College Upgrades to Wasabi, Rubrik Backup Technology

Moraine Valley Community College used Rubrik backup and Wasabi Reserved Capacity Storage to overhaul its backup and archiving systems. Learn about the project.

Karen D. Schwartz, Contributor

March 8, 2022

5 Min Read
College Upgrades to Wasabi, Rubrik Backup Technology
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As the second-largest community college in Illinois, Moraine Valley Community College has more than 24,000 students enrolled at any given time. In addition to providing students with the resources they need, the college has always prioritized the protection of students’ academic, financial, and health data.

For the past decade, the college’s small IT department had used a combination of onsite and offsite technologies and processes to back up and archive approximately 90 terabytes of data. The IT team backed up more recent data on Veritas NetBackup running on a pair of Dell Compellent storage arrays, while older data was loaded onto tape and stored by Iron Mountain.

Over time, it became clear that the system wasn’t working efficiently anymore. The tape drives were aging, causing them to malfunction occasionally, and backups didn’t always complete. The IT staff spent 25 to 30 hours each week trying to keep the onsite backup system healthy and tape drives functional.

There was also a challenge involving how long it would take to get back up and running after a disruption -- the recovery time objective (RTO). “Ten or 15 years ago, if a system went down, restoring from tape, which could take a day or two, was fine,” said Dennis Sage, director of infrastructure and network services at Moraine Valley Community College (MVCC).  “A 72-hour restore just doesn’t cut it anymore.”

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The last straw was the failure of a secondary system that needed to be restored from tape. The whole situation was a comedy of errors: first, Iron Mountain couldn’t find the tape, and when they finally did, MVCC’s IT department couldn’t read it and ended up essentially rebuilding the system from scratch.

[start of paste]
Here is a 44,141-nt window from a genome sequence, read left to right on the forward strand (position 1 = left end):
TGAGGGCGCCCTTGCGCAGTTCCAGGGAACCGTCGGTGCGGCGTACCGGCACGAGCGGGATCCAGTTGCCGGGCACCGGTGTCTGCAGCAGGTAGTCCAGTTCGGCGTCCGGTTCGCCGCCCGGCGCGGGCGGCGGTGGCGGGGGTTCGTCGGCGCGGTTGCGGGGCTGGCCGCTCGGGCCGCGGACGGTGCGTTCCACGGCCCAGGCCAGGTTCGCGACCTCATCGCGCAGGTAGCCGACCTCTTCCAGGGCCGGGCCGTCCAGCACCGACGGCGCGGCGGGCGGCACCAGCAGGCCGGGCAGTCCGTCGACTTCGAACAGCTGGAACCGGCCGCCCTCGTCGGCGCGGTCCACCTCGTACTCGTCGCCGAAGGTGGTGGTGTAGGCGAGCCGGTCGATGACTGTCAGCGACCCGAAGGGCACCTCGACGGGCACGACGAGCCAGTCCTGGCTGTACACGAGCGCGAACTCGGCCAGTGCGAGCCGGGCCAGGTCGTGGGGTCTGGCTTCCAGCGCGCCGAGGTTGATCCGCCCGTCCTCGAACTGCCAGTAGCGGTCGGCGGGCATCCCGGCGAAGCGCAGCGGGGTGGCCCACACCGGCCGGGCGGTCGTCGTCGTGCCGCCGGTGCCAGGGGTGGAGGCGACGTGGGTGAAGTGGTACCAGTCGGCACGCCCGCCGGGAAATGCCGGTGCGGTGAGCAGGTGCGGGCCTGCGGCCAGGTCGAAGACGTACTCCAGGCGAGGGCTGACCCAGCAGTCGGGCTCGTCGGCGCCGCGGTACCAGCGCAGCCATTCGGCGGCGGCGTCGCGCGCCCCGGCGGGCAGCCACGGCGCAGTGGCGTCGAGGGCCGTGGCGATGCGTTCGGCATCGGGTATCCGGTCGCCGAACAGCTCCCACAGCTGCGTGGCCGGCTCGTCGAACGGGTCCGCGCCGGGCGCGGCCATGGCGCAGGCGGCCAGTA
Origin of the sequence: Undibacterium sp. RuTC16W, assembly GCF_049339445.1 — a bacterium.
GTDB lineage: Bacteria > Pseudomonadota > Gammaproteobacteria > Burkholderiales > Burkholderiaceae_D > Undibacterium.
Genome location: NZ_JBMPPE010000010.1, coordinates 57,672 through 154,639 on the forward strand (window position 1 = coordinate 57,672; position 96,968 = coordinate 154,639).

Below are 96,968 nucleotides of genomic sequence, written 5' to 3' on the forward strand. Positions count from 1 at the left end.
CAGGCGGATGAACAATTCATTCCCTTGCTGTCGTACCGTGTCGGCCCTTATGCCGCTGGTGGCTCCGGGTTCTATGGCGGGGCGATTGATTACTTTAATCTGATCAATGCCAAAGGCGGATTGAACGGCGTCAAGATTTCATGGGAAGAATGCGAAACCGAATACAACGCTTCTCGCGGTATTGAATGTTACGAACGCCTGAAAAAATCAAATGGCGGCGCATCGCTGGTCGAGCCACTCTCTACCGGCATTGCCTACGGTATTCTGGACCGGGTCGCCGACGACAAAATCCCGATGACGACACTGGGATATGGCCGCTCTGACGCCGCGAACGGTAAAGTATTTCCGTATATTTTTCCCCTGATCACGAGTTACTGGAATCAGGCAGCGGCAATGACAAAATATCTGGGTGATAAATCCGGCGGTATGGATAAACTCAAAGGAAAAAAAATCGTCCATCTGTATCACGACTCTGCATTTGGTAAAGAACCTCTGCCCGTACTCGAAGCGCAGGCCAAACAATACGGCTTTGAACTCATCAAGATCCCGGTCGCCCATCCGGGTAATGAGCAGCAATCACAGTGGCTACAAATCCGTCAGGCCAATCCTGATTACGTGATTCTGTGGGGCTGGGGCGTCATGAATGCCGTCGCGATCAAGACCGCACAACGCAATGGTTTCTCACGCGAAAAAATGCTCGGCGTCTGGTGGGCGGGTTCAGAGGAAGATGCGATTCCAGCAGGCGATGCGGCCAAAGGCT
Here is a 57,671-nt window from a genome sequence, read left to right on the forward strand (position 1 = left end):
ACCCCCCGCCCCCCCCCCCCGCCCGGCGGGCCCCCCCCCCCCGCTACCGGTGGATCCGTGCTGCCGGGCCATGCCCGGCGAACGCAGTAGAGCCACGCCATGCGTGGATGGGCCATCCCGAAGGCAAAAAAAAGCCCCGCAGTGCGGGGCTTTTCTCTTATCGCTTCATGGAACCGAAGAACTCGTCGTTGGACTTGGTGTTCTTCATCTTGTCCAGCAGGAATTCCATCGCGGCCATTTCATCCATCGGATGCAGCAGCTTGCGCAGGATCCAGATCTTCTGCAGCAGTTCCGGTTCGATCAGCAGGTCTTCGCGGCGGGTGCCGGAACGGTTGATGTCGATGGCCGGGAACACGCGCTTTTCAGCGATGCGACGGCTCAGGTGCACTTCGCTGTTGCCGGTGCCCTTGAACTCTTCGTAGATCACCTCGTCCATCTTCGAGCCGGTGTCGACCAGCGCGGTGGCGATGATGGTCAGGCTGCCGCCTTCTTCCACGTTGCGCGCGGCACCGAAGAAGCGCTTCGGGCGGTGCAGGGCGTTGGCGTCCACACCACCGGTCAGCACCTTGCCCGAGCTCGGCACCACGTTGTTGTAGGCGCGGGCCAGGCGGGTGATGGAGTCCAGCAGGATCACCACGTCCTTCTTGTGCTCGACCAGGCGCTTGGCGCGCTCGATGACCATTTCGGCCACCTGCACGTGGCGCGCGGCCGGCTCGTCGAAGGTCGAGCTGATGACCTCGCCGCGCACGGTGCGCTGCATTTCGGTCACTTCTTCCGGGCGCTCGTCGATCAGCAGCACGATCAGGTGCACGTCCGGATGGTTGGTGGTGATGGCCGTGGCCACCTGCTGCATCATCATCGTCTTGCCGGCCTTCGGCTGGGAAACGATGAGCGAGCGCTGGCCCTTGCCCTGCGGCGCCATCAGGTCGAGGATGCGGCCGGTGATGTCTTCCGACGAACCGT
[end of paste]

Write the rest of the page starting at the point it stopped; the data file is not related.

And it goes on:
Rubrik for Backup, Wasabi for Archiving

With so many issues hobbling its existing backup and archiving technologies, Sage decided to start over.

The first step was to replace on-premises backup. While it would take a while to transition to the cloud, Sage said he wanted a technology that would be cloud compatible. The team chose Rubrik’s Amazon S3-compatible data management software running on the Rubrik R6408S network-attached storage (NAS) server.

The Rubrik backup approach includes deduplication for snapshots, something Sage had been looking for. “Before, we had a fairly limited amount of on-premises storage, so if we wanted to make additional snapshots or backups, it had to be done on tape,” Sage explained. “Now we can keep additional snapshots where it makes sense and have a more robust backup schedule for our systems because of that deduplication.”

Related:How Rubrik Backup Met Midsize Insurance Firm’s Requirements

Another factor that make Rubrik backup a good fit for MVCC was its autodiscovery capabilities. “I like to think that I know when a new system is getting stood up in my network, but that’s not always the case,” Sage said. “When we do find out about it, we’d have to install and configure an agent before it could start being regularly backed up.” With autodiscover, Rubrik now sees new workloads and automatically backs them up, giving Sage the peace of mind that everything on the network is protected.